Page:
Ah yes, the Toyota Vios. If I were allowed to change its tagline, I'd switch it to 'It's Everywhere'.
Since 2003, Toyota's subcompact sedan has been a common sight on our roads. In fact, it was the country's best-selling car from 2006 to 2017, only beaten out by the Fortuner last year. This year, there's a new Vios and you can expect it to be a best-seller. But is it any good?
You see, I've always had a beef with the previous-generation Vios. It felt like a step back from the second-generation which, in my opinion, was one of the best models. The last one felt like a product of complacency, not really offering anything new to the class or having a true unique selling point, which most of its rivals have. Still, it sold well because it has a Toyota badge. I reckon that if it had a different logo on the grill, the thing would just sit on the lot.
Things aren't off to a good start because, while Toyota calls it an all-new model, it's more of a significant refresh. Oh dear. I'm already expecting more of the same to be honest.
Still, you have to give props to Toyota for exerting effort when it comes to exterior design. All the panels are new and the only ones they've retained, at least in my eyes, are the roof and the side mirror. With that new front, it now looks more like a baby Corolla Altis with those upswept headlights, small grill and huge center intake panel. I do wish it had more distinction from the Yaris, which also has the same front end. Nonetheless, I think it looks sharp and a lot less blander than the outgoing model.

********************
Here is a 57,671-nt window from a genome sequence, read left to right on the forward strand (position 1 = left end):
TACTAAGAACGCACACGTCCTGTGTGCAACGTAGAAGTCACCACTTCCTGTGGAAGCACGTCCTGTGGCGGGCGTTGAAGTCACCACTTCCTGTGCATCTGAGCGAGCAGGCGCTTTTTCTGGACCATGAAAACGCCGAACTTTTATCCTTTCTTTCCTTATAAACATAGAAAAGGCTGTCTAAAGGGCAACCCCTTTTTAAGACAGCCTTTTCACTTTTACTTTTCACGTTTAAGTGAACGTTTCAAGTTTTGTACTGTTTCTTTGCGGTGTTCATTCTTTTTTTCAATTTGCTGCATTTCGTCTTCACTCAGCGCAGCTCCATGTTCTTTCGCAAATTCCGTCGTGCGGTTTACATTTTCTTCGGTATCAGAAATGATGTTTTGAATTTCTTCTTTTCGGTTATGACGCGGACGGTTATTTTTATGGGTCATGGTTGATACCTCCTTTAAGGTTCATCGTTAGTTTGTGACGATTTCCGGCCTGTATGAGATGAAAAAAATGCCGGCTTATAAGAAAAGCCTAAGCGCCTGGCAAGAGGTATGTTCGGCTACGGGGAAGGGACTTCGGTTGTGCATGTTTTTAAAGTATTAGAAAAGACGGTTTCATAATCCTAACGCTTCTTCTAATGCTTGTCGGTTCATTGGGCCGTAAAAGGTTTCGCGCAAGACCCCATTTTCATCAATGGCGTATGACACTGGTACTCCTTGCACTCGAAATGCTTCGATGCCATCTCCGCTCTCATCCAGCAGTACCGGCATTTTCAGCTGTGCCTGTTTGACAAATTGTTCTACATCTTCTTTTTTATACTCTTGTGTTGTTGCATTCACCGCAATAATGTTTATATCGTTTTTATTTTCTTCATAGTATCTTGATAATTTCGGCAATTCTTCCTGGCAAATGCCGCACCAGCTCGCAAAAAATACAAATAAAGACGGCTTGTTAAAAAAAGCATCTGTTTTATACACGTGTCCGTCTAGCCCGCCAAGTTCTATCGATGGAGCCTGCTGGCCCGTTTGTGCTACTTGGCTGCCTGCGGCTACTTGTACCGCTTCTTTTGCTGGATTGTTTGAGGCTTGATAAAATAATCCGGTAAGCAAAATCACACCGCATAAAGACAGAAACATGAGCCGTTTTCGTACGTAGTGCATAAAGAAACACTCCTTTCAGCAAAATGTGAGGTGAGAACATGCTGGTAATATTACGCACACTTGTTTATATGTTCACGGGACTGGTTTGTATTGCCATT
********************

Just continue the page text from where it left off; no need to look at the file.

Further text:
They added a bit of flair on the sides too with a more upswept window line and a crease on the doors. Even the door handles are different, which are now thicker and, as a result, felt more solid. Speaking of which, the doors themselves felt heavier too. As for the back, it's rounder and certainly more interesting to look at with those wide tail lights and new trunk lid.
This being the 1.3 E Prime model, it has a body kit. It looked great on the top-spec 1.5 E Prime but it falls a little short in the mid-spec variant. Perhaps its the silver paint or the 15-inch alloys, but the 1.3 E Prime doesn't quite pull it off. Personally, I'd skip the kit if I were to go for the smaller engine option.